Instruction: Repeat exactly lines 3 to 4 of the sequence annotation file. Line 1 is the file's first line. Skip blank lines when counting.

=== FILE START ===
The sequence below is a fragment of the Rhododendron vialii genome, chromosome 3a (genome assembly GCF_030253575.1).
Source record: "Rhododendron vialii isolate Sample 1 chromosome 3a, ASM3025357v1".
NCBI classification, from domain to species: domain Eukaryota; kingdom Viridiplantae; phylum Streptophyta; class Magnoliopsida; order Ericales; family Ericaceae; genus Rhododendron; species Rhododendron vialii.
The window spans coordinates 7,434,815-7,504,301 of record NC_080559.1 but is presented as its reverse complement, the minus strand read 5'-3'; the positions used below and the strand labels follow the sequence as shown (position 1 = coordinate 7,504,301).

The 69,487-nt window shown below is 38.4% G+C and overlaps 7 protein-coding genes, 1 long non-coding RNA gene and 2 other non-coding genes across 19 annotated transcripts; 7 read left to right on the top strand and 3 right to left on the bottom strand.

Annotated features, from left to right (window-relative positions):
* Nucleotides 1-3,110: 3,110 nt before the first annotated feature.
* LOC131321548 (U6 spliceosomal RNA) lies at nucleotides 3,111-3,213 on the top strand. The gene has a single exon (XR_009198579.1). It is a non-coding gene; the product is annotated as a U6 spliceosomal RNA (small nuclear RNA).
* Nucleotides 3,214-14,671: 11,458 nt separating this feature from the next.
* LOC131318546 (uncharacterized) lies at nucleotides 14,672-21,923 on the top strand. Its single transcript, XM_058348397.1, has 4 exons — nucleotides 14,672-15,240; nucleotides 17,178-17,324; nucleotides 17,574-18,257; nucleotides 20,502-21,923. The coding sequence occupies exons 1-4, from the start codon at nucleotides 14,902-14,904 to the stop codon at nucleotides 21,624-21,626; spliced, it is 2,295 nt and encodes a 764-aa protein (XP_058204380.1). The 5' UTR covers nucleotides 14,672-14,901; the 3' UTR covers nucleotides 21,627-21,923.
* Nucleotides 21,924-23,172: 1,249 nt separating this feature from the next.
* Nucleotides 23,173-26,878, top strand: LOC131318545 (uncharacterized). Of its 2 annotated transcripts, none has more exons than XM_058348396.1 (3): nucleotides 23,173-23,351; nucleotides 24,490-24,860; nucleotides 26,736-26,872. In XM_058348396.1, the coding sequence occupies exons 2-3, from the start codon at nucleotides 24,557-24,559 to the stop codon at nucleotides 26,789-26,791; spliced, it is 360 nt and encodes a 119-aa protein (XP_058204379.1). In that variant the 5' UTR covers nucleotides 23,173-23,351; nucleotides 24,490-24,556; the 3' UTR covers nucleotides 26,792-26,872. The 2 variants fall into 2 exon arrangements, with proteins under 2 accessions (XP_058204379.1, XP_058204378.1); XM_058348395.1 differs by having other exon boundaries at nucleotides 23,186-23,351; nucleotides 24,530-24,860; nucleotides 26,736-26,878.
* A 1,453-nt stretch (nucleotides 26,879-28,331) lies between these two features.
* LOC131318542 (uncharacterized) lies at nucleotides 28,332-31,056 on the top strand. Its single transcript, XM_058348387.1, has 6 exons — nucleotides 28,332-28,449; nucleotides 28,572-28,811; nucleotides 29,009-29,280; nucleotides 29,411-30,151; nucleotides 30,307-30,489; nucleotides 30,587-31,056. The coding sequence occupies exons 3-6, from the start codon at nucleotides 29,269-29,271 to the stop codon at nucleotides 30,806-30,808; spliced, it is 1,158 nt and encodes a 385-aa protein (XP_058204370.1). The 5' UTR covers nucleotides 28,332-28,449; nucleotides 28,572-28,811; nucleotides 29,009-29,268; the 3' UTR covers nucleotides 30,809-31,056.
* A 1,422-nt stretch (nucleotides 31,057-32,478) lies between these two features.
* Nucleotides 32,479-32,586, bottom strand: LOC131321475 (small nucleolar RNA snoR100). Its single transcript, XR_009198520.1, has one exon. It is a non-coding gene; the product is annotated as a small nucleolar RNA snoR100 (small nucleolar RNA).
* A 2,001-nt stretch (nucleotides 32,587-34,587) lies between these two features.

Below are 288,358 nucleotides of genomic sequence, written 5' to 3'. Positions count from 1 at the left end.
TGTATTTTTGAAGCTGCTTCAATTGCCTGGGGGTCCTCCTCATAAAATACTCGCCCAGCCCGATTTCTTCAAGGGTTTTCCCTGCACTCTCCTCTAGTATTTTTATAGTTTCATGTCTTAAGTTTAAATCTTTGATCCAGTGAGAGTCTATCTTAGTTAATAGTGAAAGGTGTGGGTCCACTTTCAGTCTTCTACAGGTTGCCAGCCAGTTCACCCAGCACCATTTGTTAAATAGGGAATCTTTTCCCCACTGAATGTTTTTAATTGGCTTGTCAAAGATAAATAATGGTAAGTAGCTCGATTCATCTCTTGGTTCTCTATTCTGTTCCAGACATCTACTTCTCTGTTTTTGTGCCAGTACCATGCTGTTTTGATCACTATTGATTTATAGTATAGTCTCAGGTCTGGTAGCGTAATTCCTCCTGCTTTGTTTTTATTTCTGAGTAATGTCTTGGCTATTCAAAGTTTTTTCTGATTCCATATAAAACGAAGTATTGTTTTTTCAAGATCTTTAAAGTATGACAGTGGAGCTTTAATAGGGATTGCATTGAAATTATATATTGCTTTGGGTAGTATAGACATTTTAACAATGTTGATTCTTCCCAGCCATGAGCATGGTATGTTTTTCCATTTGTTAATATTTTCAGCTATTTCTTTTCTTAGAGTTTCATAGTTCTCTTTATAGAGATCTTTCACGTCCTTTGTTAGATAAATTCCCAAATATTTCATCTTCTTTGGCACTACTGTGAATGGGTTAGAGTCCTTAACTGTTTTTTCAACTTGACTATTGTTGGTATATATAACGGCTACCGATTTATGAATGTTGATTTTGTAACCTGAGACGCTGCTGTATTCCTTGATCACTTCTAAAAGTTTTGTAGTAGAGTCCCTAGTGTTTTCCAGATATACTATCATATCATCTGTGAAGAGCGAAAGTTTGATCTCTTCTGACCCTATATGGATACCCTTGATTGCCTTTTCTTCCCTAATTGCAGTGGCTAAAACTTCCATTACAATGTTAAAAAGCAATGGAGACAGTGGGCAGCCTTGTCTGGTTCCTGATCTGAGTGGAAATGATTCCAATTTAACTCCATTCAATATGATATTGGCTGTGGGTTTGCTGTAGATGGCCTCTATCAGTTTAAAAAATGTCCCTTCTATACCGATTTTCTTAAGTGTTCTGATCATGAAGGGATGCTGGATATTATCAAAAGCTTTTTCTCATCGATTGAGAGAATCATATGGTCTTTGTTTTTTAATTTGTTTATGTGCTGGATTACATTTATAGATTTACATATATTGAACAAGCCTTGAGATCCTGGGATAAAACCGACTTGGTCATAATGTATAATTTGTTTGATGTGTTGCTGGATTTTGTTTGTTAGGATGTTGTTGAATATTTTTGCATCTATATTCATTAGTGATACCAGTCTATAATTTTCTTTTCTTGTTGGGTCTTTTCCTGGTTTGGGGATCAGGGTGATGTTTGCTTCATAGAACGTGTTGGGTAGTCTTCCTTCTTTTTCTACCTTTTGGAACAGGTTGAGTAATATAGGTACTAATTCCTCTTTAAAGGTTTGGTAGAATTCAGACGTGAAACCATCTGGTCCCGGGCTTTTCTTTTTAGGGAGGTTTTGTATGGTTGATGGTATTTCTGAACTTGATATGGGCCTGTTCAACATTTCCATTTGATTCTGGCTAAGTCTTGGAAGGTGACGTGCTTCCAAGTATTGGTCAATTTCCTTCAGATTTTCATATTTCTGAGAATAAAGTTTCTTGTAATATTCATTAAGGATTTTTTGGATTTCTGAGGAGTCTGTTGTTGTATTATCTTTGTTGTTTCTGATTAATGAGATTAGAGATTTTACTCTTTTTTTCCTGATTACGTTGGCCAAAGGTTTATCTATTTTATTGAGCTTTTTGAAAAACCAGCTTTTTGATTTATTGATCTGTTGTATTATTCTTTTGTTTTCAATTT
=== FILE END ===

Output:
NCBI classification, from domain to species: domain Eukaryota; kingdom Viridiplantae; phylum Streptophyta; class Magnoliopsida; order Ericales; family Ericaceae; genus Rhododendron; species Rhododendron vialii.
The window spans coordinates 7,434,815-7,504,301 of record NC_080559.1 but is presented as its reverse complement, the minus strand read 5'-3'; the positions used below and the strand labels follow the sequence as shown (position 1 = coordinate 7,504,301).